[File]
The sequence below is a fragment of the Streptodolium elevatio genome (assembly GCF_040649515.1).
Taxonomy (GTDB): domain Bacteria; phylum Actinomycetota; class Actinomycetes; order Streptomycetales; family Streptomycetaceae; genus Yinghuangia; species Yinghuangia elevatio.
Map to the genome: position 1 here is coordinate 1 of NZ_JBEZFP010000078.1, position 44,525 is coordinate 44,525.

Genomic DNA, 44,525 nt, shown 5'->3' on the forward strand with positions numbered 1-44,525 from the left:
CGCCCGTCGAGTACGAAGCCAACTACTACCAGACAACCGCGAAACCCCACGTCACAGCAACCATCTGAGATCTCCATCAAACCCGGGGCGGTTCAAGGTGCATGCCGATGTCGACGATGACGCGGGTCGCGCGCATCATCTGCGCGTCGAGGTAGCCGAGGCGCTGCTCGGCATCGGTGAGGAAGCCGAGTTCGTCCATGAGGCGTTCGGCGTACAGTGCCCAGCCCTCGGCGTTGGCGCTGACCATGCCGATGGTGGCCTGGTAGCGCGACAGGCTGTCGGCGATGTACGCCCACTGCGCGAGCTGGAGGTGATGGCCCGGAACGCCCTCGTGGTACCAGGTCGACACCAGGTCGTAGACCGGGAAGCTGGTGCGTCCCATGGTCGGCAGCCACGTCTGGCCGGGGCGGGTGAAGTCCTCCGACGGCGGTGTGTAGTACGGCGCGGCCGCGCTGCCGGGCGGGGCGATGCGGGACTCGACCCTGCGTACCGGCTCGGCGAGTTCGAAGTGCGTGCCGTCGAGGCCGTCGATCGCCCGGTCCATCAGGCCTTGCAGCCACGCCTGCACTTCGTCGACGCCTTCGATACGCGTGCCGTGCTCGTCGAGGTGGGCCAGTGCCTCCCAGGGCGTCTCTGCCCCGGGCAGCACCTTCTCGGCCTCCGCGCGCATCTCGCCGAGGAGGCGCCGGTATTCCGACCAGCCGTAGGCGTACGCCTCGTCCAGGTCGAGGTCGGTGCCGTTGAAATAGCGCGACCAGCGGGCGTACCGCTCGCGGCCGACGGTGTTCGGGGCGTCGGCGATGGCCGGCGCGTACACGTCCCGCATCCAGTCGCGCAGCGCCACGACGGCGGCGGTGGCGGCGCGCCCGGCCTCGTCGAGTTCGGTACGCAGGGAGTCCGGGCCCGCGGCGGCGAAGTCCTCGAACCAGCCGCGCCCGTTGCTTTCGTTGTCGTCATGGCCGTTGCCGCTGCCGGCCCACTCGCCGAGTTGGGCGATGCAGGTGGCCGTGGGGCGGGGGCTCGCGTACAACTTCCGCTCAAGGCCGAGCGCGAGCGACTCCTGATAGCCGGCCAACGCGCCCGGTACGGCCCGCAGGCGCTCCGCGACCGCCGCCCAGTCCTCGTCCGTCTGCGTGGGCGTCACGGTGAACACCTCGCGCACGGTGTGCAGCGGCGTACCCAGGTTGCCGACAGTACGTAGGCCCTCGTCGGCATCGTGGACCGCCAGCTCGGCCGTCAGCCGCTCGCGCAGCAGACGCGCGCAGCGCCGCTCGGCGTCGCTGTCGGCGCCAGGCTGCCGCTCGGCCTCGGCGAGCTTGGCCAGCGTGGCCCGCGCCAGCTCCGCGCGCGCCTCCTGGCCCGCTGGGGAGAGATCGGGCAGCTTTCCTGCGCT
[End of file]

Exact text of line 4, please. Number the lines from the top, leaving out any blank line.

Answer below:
Genomic DNA, 44,525 nt, shown 5'->3' on the forward strand with positions numbered 1-44,525 from the left: